Sir Lawrence Alma-Tadema was one of the masters of Victorian painting. A fascination for classical and mythological subjects inspired incredibly exquisite renderings of marble, silk and precious metals reminescent of the ancient Roman Empire in its luxury and decadence.
Lourens Tadema was born January 8, 1836, in the small village of Dronrijp, Friesland in the Northern Netherlands, the son of notary Pieter Jiltes Tadema and his wife Hinke. The boy received his godfather's name, Lourens Alma, later translated to Lawrence.
The family moved to the nearby town of Leeuwarden in 1837, where they lived for three years until the death of Lourens’ father. Hinke was left to raise her five children alone. As a young child, Lourens displayed a talent for art and received his first art training with local drawing master Cornelius Wester. While his mother adopted art as a hobby, neither she nor his Godfather encouraged it as a career. Although a future in law had been already mapped out for him, his passion for art never wavered. He studied independently with art books that he purchased himself.
At fifteen, Lawrence Alma-Tadema was diagnosed consumptive and was given only a short time to live. His mother and Godfather decided to allow him to devote whatever remaining time he had to study art. In 1852, feeling somewhat better, he entered The Royal Academy of Antwerp (the City of Rubens), where he studied early Dutch and Flemish art under a number of noted practitioners of the Romantic school. Due to his fascination with archeology, he began to incorporate this interest into the Ancient World to form a style all his own.
In 1855, Lawrence Alma-Tadema became the assistant to painter and former history professor Louis (Lodewijk) Jan de Taeye who, as his mentor, directed the artist towards his early Merovingian subjects, always encouraging the portrayal of history with archaeological accuracy. Three years later upon his return to Leeuwarden, Lawrence produced his first major work: ‘The Education of the children of Clovis’ (1861), exhibited at the Artistic Congress in Antwerp.
In 1863, he married Marie Pauline Gressin de Boisgirard who bore him three children; a son and two daughters. During their honeymoon in Italy, he visited the ruins of Pompeii, an adventure that greatly inspired paintings depicting ancient Roman Civilization.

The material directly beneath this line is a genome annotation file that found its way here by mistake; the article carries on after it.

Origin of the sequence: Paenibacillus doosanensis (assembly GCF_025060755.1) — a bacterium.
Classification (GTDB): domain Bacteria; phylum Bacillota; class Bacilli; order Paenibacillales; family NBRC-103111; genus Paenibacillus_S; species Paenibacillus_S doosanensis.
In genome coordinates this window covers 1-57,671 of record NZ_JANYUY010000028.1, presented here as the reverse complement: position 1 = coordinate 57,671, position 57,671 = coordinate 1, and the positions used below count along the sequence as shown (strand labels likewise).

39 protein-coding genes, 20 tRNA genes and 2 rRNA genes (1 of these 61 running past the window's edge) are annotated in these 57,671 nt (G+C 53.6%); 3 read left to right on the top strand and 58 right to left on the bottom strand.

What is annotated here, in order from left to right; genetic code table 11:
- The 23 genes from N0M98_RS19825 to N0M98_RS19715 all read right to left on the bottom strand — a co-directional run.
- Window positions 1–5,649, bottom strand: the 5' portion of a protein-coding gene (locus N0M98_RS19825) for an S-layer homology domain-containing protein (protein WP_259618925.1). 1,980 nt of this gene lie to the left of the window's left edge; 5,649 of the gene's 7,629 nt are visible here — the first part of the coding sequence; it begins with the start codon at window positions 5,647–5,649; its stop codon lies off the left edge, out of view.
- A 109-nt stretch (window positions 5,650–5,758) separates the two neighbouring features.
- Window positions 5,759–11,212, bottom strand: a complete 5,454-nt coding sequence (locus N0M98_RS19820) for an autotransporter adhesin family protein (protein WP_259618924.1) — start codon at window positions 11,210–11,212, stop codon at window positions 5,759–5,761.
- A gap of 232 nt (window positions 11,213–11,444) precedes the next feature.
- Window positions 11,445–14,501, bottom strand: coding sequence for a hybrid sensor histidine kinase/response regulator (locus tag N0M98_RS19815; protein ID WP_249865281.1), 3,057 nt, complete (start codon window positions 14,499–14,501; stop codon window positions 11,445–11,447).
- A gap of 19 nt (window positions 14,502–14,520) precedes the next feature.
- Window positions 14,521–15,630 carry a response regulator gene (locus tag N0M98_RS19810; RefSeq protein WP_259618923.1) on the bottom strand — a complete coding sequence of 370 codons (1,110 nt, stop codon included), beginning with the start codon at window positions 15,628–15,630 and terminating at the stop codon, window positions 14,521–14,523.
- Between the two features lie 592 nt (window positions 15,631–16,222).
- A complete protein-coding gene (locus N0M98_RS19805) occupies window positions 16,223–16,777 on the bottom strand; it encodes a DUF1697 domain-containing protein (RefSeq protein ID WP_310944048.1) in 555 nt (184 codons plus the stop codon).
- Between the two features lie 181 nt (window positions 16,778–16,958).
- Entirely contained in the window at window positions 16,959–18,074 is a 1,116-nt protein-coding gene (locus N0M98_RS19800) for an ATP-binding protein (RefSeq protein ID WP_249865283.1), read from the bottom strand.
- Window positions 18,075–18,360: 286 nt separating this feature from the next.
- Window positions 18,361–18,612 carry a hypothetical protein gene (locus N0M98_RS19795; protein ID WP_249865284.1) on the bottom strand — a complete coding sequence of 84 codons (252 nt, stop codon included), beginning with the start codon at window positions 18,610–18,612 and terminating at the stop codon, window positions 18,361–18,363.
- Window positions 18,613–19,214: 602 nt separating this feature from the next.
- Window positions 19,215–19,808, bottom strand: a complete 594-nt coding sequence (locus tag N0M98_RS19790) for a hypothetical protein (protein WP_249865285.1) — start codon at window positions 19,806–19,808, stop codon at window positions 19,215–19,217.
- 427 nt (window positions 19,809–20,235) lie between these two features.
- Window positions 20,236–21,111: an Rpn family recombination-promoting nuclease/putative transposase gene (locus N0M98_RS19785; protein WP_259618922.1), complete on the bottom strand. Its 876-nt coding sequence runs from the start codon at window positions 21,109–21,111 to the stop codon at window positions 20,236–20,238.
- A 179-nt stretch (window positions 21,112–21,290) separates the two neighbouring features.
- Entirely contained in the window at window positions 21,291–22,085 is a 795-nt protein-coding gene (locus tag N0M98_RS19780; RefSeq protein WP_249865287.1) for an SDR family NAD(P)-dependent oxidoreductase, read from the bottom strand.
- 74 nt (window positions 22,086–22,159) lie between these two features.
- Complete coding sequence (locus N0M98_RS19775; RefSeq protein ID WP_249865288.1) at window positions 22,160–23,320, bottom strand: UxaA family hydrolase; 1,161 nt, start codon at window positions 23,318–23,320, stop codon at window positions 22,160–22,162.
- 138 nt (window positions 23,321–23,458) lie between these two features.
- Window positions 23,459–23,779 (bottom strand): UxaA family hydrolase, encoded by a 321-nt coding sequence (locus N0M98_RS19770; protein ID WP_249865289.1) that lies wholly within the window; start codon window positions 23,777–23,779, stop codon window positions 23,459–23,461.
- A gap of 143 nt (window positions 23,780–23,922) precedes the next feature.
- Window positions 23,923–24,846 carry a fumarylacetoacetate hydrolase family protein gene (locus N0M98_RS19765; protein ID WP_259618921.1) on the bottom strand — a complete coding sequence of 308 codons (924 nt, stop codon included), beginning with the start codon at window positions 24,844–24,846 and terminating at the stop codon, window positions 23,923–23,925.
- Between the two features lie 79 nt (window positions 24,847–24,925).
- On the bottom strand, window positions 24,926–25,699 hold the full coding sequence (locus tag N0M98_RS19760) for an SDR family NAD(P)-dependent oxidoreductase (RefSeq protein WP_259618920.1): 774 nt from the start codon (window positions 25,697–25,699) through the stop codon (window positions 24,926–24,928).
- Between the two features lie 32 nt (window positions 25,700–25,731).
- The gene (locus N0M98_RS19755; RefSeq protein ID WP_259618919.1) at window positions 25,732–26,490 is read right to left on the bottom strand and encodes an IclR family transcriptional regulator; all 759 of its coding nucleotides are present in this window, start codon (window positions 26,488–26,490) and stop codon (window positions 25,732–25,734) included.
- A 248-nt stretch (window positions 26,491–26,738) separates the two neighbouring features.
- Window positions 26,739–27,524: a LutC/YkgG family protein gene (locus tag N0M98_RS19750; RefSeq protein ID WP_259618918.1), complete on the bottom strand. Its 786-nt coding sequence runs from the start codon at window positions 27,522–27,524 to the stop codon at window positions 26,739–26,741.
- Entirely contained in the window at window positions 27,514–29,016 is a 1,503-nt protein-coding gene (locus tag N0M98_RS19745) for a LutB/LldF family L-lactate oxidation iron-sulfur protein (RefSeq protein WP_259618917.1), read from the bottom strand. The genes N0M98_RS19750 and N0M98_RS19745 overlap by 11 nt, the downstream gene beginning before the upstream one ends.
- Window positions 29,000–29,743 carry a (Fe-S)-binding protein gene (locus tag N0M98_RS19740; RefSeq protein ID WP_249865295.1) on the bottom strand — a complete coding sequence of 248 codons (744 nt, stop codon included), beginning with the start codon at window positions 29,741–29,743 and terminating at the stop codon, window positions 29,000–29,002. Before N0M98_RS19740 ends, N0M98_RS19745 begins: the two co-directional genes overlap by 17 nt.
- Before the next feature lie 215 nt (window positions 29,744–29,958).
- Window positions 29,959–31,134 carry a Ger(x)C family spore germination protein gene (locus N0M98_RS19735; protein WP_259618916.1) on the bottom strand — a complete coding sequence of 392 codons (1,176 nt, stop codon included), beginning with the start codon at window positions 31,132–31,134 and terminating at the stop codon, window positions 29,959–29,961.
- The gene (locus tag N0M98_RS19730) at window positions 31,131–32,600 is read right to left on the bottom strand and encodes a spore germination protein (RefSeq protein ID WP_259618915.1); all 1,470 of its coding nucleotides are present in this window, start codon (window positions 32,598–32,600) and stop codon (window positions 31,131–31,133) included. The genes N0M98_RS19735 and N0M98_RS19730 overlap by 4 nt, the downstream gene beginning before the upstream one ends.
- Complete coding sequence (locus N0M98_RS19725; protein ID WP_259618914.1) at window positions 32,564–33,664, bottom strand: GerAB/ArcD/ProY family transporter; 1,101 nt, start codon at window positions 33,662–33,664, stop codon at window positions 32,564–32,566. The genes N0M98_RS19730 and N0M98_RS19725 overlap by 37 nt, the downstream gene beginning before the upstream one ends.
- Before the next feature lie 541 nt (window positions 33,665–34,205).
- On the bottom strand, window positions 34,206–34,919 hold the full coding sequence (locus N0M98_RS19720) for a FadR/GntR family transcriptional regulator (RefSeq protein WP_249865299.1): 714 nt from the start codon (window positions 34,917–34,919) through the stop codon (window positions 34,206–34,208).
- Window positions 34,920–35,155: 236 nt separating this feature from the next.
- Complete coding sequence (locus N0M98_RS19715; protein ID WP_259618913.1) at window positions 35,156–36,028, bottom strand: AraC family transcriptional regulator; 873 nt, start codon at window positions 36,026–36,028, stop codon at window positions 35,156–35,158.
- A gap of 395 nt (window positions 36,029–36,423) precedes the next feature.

The couple moved to Paris, where ‘Pauline’ was the subject for many of Lawrence’s paintings. He entered into a contract with well-known art dealer Ernest Gambart, who used his connections throughout Europe to promote the artist’s work.
In 1865, Lawrence Alma-Tadema saw the death of his only son from a smallpox epidemic and the death of his wife four years later in 1869. He made the decision to return to London where he began teaching art while attempting to establish his career as an artist. Loneliness sparked an affair with seventeen year old student Laura Epps, whom he married in 1871. While his work up to that point had been portrayed by some as having little meaning or significance, he silenced the critics with a portrait of his two daughters entitled, ‘This is our Corner’ (1873). It was during this time that the artist changed his name to Lawrence Alma Tadema (English translation).
Lawrence Alma-Tadema found success in London. His work gained popularity amongst those in the social upper middle class. In 1883, the family moved from Regents Park to the house in St John’s Wood, formerly occupied by Tissot and his mistress Kathleen Newton. They remodeled the house and used it to entertain people of great importance such as, Tchaikovsky and the Prince of Wales.
In 1899, he was knighted at the Queen Victoria’s eightieth birthday celebration and awarded the Order of Merit in 1905. Lady Laura Alma-Tadema, made him a widower in 1909, during the most prosperous time of his career, a period when his clients included members of the British and Russian Royal families. Lawrence Alma-Tadema continued to paint, but his output decreased, and three short years later he died in Weisbaden, Germany on the 25th of June 1912, and was buried in the crypt of St. Paul’s Cathedral.